Diane Symms (right) has been the owner and CEO of Lombardi’s Italian Restaurants for more than three decades. She’s gradually turning the reins over to her daughter, Kerri Lonergan-Dreke (left). (Andy Bronson / The Herald)

Diane Symms (right) has been the owner and CEO of Lombardi’s Italian Restaurants for more than three decades. She’s gradually turning the reins over to her daughter, Kerri Lonergan-Dreke (left). (Andy Bronson / The Herald)

Founder of Lombardi’s restaurant started with a sandwich shop

Diane Symms plans to retire and let her daughter take the reins at the chain’s three establishments.

EVERETT — The first time Diane Symms tried to take a break from business, it was 2007. The new RV her husband purchased was ready to roll. The road beckoned.

But their first adventure, a three-month trip across the Eastern seaboard, proved “extremely boring,” she said.

Symms is the founder and CEO of Lombardi’s Italian Restaurants, a regional restaurant chain. Stepping back, she concluded, wasn’t her cup of tea.

“I like being busy, making things happen. My outlet for creativity is the restaurant,” said Symms, who co-manages the chain’s three restaurants with her daughter, Kerri Lonergan-Dreke.

The RV served as temporary housing when the Lombardi’s restaurant in Issaquah flooded in 2009 and Symms, a Mukilteo resident, needed to oversee repairs.

“I parked it outside the restaurant and lived in it for three weeks,” Symms said.

Symms recently turned her attention to promoting the first-ever Snohomish County Restaurant Week, a new event that aims to highlight local fare.

“We have a growing population,” Symms said. “Many new people are moving to Snohomish County. These are potential guests that may not know what we have to offer.”

“It’s time we showed off our menu options, vibrant bars and wine lists,” Symms said. The event, sponsored by HeraldMedia, will be held April 19-23 and April 26-30.

Symms and Lonergan-Dreke are both keeping an eye on the Grand Avenue Park pedestrian bridge, near their Everett restaurant at 1620 West Marine View Drive.

“It’s going to be such a neat connection to the waterfront,” Lonergan-Drake said. The bridge, expected to open this summer, will link the park with Everett’s waterfront, including the new Hotel Indigo and, next year, 266 new waterfront apartments.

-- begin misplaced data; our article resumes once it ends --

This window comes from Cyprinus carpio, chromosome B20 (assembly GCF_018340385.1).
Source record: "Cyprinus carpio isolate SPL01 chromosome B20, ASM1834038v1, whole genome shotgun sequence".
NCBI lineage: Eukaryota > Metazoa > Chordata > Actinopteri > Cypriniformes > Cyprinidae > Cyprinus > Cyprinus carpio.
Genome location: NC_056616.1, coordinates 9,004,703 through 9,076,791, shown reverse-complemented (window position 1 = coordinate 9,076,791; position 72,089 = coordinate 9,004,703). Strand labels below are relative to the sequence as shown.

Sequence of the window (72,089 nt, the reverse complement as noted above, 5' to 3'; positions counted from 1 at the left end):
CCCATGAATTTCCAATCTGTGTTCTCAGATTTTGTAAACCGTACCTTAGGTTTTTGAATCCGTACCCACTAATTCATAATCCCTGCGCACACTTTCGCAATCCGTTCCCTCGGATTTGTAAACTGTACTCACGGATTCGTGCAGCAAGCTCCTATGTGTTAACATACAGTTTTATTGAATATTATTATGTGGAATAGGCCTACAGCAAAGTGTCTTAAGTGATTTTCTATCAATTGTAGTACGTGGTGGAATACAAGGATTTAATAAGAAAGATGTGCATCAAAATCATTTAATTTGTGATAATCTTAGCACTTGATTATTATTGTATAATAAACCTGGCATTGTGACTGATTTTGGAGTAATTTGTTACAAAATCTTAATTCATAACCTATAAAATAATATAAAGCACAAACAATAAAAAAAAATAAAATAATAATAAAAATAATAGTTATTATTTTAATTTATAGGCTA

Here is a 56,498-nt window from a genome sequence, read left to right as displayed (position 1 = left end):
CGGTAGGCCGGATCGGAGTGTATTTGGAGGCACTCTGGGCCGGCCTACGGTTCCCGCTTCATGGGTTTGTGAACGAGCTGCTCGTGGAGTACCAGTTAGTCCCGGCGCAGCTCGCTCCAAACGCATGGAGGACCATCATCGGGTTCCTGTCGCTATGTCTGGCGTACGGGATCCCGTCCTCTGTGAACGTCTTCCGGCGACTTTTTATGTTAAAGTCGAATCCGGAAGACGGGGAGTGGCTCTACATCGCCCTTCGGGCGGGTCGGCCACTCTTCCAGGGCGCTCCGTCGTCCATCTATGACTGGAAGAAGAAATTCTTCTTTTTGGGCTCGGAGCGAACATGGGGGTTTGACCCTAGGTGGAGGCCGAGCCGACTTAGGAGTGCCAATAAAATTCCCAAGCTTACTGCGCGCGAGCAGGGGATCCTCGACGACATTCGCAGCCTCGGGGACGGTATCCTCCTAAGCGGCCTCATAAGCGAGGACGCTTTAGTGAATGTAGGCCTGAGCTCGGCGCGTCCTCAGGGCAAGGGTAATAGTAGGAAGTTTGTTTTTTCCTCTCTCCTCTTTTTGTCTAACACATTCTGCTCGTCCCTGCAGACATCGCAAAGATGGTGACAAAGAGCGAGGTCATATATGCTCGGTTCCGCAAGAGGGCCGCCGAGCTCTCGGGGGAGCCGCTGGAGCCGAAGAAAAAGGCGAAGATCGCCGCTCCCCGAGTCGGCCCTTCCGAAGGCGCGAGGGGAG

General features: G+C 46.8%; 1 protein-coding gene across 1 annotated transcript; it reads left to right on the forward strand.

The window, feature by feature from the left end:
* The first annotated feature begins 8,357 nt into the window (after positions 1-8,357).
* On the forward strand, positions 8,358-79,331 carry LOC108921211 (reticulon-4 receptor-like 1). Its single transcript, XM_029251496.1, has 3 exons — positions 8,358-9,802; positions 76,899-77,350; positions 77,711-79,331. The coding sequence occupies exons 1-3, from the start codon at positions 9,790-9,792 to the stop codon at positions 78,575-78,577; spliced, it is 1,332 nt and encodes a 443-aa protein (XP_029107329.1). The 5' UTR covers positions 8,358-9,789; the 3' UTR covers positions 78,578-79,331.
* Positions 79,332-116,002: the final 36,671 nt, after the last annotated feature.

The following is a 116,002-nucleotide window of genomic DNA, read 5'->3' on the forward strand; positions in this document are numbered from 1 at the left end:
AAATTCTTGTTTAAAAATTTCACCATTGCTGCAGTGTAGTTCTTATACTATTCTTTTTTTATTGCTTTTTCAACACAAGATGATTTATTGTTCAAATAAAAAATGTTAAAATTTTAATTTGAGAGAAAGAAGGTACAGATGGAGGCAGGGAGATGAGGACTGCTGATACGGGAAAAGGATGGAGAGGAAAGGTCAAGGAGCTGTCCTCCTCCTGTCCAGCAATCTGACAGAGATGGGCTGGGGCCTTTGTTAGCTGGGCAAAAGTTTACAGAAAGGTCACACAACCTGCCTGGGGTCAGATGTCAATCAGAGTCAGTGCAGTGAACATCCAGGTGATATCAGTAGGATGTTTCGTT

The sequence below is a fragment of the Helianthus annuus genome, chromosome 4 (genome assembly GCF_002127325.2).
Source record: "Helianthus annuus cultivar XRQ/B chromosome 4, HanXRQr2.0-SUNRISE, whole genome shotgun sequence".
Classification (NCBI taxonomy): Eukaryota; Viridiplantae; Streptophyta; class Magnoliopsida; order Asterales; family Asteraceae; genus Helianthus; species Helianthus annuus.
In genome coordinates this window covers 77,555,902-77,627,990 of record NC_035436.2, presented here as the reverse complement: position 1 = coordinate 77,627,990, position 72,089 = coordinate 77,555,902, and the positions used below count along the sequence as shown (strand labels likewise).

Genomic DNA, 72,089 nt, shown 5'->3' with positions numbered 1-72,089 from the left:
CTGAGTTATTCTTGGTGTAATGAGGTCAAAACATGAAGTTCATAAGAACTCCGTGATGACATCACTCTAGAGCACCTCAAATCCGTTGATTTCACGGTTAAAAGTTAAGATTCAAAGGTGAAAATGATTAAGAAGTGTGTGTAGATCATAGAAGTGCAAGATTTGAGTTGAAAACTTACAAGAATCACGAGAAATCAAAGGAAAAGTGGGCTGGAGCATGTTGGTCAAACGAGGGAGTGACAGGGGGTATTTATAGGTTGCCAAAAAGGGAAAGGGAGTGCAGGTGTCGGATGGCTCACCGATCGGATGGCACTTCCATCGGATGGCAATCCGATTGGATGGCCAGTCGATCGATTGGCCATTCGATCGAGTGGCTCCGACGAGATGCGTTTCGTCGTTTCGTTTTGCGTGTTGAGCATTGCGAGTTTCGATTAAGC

Being on the water “is always like a little vacation,” Symms said. “The apartments and hotel will give people another reason to come down here. The more reasons, the better,” she said.

In 2010, Symms again considered stepping back. She had sold the first Lombardi’s restaurant, a fixture in Seattle’s Ballard neighborhood since 1987. Her plan was to retire and turn the reins over to her daughter, Lonergan-Dreke.

“It seemed like the right time to scale back, to generate some flow for (Mom’s) retirement,” Lonergan-Dreke told The Daily Herald in 2012.

But then an opportunity arose to open another Lombardi’s in Snohomish County.

Diane Symms, owner and CEO of Lombardi’s Italian Restaurants, inspects the kitchen at the Everett location. (Andy Bronson / The Herald)

Diane Symms, owner and CEO of Lombardi’s Italian Restaurants, inspects the kitchen at the Everett location. (Andy Bronson / The Herald)

Mother and daughter purchased property on the Bothell-Everett Highway that would become the Lombardi’s Restaurant near Mill Creek.

“Being our own landlords gives us total control over what to do with the space,” Symms said. “You have a lot of control over the overhead factors of operating a restaurant.”

Symms and her daughter have both been outspoken or politically active in the community. Lonergan-Dreke served a term on the Lynnwood City Council from 2010 to 2014 and now serves on the boards of HopeWorks and the Snohomish County Tourism Bureau.

“We’re all active in politics because as business owners we have to be,” Lonergan-Dreke said.

Symms pushed the Snohomish County Council to work on anti-clustering measures after marijuana stores opened on either side of her restaurant on the Bothell-Everett Highway, south of Mill Creek.

Symms’ efforts helped convince the council to enact an ordinance that restricts new marijuana outlets from opening within a half-mile of one another. “We wanted one mile, but that worked,” Symms said.

Their business continues to expand. In October, they opened a third restaurant on the Bellingham waterfront.

“We’re keeping our business going for the third generation — our employees. While they’re not biological family, they’re Lombardi’s family,” Symms said.

Symms can recall when “it was impossible for women to get a business loan without their husband’s signature.”

She opened her first restaurant in Seattle’s Georgetown neighborhood in the 1970s, a sandwich shop with five wooden picnic tables.

“Even then my friends thought I was crazy for going to work,” Symms said. “But I was divorced with two young kids.”

”The industrial area was perfect,” Symms said. “It was a five-day-a-week operation. I could be home for the kids on weekends.”

“Now 50% of new businesses are owned by women,” Lonergan-Dreke added.

Symms’ advice to new restaurateurs is to stay out of the kitchen once the business is up and running.

“You can’t be growing your business and be doing the day-to-day work. You’ll burn yourself out. You’ll be too tired to see problems arise.”

Symms recently cut her work week to four days. “I plan to take some weekends. I plan to retire. I have picked up playing the piano again. I’m a member of the Mill Creek Design Review Board.”

Retirement, however, probably won’t involve road trips.

“We sold the RV,” Symms said.

Janice Podsada; jpodsada@heraldnet.com; 425-339-3097; Twitter: JanicePods

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